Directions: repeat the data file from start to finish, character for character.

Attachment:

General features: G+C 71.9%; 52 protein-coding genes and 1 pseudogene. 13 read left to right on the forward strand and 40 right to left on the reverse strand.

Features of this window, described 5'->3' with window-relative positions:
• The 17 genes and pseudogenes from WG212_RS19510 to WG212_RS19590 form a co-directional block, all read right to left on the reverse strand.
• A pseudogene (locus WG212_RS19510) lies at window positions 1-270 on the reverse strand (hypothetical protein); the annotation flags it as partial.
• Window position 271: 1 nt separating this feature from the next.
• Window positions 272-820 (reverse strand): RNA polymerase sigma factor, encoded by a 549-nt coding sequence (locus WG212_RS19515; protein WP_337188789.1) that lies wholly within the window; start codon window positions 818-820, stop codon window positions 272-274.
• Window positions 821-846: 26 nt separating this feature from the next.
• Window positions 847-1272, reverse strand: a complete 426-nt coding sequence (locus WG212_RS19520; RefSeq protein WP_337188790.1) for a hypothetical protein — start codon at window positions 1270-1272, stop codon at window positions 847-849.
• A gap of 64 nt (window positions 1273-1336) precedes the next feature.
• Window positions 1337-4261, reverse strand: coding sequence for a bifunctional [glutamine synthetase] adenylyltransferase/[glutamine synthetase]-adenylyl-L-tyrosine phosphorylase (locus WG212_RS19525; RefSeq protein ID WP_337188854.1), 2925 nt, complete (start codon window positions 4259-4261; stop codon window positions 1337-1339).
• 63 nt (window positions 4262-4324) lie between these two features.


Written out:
General features: G+C 71.9%; 52 protein-coding genes and 1 pseudogene. 13 read left to right on the forward strand and 40 right to left on the reverse strand.

Features of this window, described 5'->3' with window-relative positions:
• The 17 genes and pseudogenes from WG212_RS19510 to WG212_RS19590 form a co-directional block, all read right to left on the reverse strand.
• A pseudogene (locus WG212_RS19510) lies at window positions 1-270 on the reverse strand (hypothetical protein); the annotation flags it as partial.
• Window position 271: 1 nt separating this feature from the next.
• Window positions 272-820 (reverse strand): RNA polymerase sigma factor, encoded by a 549-nt coding sequence (locus WG212_RS19515; protein WP_337188789.1) that lies wholly within the window; start codon window positions 818-820, stop codon window positions 272-274.
• Window positions 821-846: 26 nt separating this feature from the next.
• Window positions 847-1272, reverse strand: a complete 426-nt coding sequence (locus WG212_RS19520; RefSeq protein WP_337188790.1) for a hypothetical protein — start codon at window positions 1270-1272, stop codon at window positions 847-849.
• A gap of 64 nt (window positions 1273-1336) precedes the next feature.
• Window positions 1337-4261, reverse strand: coding sequence for a bifunctional [glutamine synthetase] adenylyltransferase/[glutamine synthetase]-adenylyl-L-tyrosine phosphorylase (locus WG212_RS19525; RefSeq protein ID WP_337188854.1), 2925 nt, complete (start codon window positions 4259-4261; stop codon window positions 1337-1339).
• 63 nt (window positions 4262-4324) lie between these two features.